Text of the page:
Twenty years ago, when she would ask publishers to license sheet music so her company, Musicnotes, could sell it online, Kathy Marsh would usually receive a two-word response: Forget it. "'People will never buy digital sheet music' — that’s from a big publisher," remembers Marsh, Musicnotes' co-founder and CEO.
Publishers overcame their early resistance, however, and today — thanks to online stores like Musicnotes, digital subscription services and music-notation formats for tablets and phones — sheet-music sales are booming. They generated $240 million in global revenue in 2018, according to Musicnotes -- a tiny fraction of the overall publishing business. But the sheet-music sector is growing quickly: The National Music Publishers’ Association (NMPA) has said that sales were up 7% in 2017 compared with the previous year. "I don’t believe we have a ceiling, really," says Lorenzo Brewer, co-founder/CEO of Nkoda, a $10-a-month subscription service launched last year.
Some of this growth is fueled by musicals like Bohemian Rhapsody, A Star Is Born, The Greatest Showman and La La Land. "Five years ago, it slowed down a little bit -- there wasn’t a lot of content that thrilled the audience," says Marsh. "But the last couple of years, we’ve picked back up."
Sheet music is one of the original entertainment businesses -- perhaps the first one that was scalable, since it didn’t involve live performances. Until phonographs came along in the early 1900s, sheet music was the main way consumers bought songs, which they could hear at live performances and then learn to play on living-room pianos. The business survived wax cylinders, vinyl records, cassettes, CDs and then downloads and streaming. “I don’t think it ever went away,” says Janis Susskind, managing director of Boosey & Hawkes, an 89-year-old publisher that publishes the Igor Stravinsky and Leonard Bernstein song catalogs and counts print-music sales and rentals as 40% of its business. “I’ve been in the business for 40 years, and it has been ever-present."
The biggest players in sheet music are (and have been for decades) Hal Leonard, founded by a Winona, Minn., bandleader in the 1930s; and Alfred, the 1922 brainchild of a Tin Pan Alley violinist and silent film mood-music importer. And despite the rising popularity of online sheet-music stores, printed scores remain popular, partly because musicians like to scribble notes on the pages. “You’re a performing musician in a church and you get called to play a funeral and there’s a special song somebody wants — we get that all the time,” says Kathy Fernandes, chief marketing officer for retailer JW Pepper, which opened in a Philadelphia family print shop in 1876. “Or you’re a school-band director and the principal called: ‘We’re doing this assembly, is there any way you can perform X?'"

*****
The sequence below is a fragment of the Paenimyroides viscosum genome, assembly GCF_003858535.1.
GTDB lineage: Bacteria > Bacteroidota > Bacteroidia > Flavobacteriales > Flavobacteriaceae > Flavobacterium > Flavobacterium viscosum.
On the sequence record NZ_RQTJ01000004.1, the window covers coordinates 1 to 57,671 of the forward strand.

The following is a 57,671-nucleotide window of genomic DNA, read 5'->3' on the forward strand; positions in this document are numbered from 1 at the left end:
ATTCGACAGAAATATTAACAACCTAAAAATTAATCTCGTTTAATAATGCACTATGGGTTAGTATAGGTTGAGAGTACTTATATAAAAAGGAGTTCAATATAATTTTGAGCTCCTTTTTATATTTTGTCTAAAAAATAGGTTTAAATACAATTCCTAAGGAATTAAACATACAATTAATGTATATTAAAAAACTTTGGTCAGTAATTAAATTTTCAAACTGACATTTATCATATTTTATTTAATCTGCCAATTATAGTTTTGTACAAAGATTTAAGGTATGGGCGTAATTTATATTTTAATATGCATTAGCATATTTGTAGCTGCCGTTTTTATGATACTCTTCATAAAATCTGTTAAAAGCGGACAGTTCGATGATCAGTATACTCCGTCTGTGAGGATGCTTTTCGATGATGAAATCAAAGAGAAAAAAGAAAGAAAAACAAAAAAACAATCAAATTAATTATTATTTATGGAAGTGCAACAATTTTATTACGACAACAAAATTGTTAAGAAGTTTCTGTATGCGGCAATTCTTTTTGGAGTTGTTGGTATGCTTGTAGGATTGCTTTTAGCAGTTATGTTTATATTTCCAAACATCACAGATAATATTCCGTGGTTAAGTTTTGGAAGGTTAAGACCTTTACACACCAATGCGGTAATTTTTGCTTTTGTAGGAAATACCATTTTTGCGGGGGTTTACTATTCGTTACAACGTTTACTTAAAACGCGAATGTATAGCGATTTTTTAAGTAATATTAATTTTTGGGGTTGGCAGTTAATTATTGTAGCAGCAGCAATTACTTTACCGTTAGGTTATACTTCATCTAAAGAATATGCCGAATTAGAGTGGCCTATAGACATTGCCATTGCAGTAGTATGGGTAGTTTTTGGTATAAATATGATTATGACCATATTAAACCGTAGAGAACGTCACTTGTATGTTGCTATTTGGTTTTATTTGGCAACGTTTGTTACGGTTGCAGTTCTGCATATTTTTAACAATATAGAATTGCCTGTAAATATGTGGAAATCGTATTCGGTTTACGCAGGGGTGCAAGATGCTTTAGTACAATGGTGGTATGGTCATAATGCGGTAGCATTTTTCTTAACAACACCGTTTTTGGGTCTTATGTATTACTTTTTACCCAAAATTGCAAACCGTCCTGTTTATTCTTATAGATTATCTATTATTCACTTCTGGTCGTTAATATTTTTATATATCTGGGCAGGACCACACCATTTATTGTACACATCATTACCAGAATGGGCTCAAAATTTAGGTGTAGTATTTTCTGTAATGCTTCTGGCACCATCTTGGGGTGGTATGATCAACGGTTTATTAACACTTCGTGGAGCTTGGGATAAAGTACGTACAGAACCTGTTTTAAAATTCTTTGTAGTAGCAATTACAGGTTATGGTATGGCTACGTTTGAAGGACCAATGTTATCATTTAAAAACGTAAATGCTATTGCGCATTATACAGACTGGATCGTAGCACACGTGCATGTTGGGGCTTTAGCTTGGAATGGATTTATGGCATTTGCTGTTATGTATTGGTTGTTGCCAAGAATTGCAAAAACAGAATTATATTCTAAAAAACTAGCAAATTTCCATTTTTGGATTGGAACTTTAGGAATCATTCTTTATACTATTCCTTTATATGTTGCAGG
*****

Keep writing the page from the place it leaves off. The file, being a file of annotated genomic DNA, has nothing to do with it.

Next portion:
Older sheet-music players went digital around the same time as Musicnotes: Hal Leonard acquired the online notation service Noteflight in 2014 and sells scores through subsidiaries like the $10-a-month subscription service Sheet Music Direct. "All the formats drive one another," says Hal Leonard executive vp Jeff Schroedl, adding that the company’s digital business has grown by nearly 37% over the past four years. "The more we can bring a musician from beginner to intermediate or advanced player, the more they’re going to consume music in a variety of ways."
At the same time, the market has been expanded by startups, like Yousician, which posts step-by-step video tutorials of tablature for bedroom guitarists and local bands looking to learn how to play popular songs. The company has 16 million monthly users, $25 million in revenue and annual growth of 50%. "In the U.S., 12% of people actually play a musical instrument — our goal is to get that to 80 or 90%,” says Yousician co-founder/CEO Chris Thür. “That’s one way we think it could become a growth industry."
This digital growth has forced some old-school mom-and-pop stores out of business, says Richard Rejino, executive director of the Retail Print Music Dealers Association. "Primarily their stores were full of print music, and those have fallen way down," he says. Those stores also suffered from rampant sheet-music piracy online, but publishers say it has become less of an issue in the last few years. ("It’s a problem,” says Boosey & Hawkes’ Susskind, “but the photocopier was a problem.") NMPA president/CEO David Israelite says publishers have been aggressive about sending cease-and-desist notices to illegal sheet-music sites in recent years: "We’re driving traffic to the legal sites," he says, “which is partly why we’re seeing growth."
"The traditional sheet-music business is still very much about printing and binding paper," says Susskind. JW Pepper has grown digitally, for example, but print remains its core business; the company added 125,000 out of its total of 250,000 titles over the past three years, and sales have doubled since it began offering digital scores in 2000.
During roughly the same period, Musicnotes built a database of over 300,000 downloadable song files. Dozens of arrangements, for different instruments and orchestras, of the most popular compositions account for 80% of sales -- including, in recent years, "Bohemian Rhapsody," A Star Is Born’s "Shallow" and La La Land’s "City of Stars." Its website also lists Irving Berlin’s "God Bless America," Lauren Daigle’s "You Say" and Kacey Musgraves' "Rainbow" in the top five. The other 20% are obscure "backlist titles," as Marsh calls them. "We've gone from zero in 1999 to the largest digital sheet-music publisher in the world," says Marsh. "It has been a real trip along the way."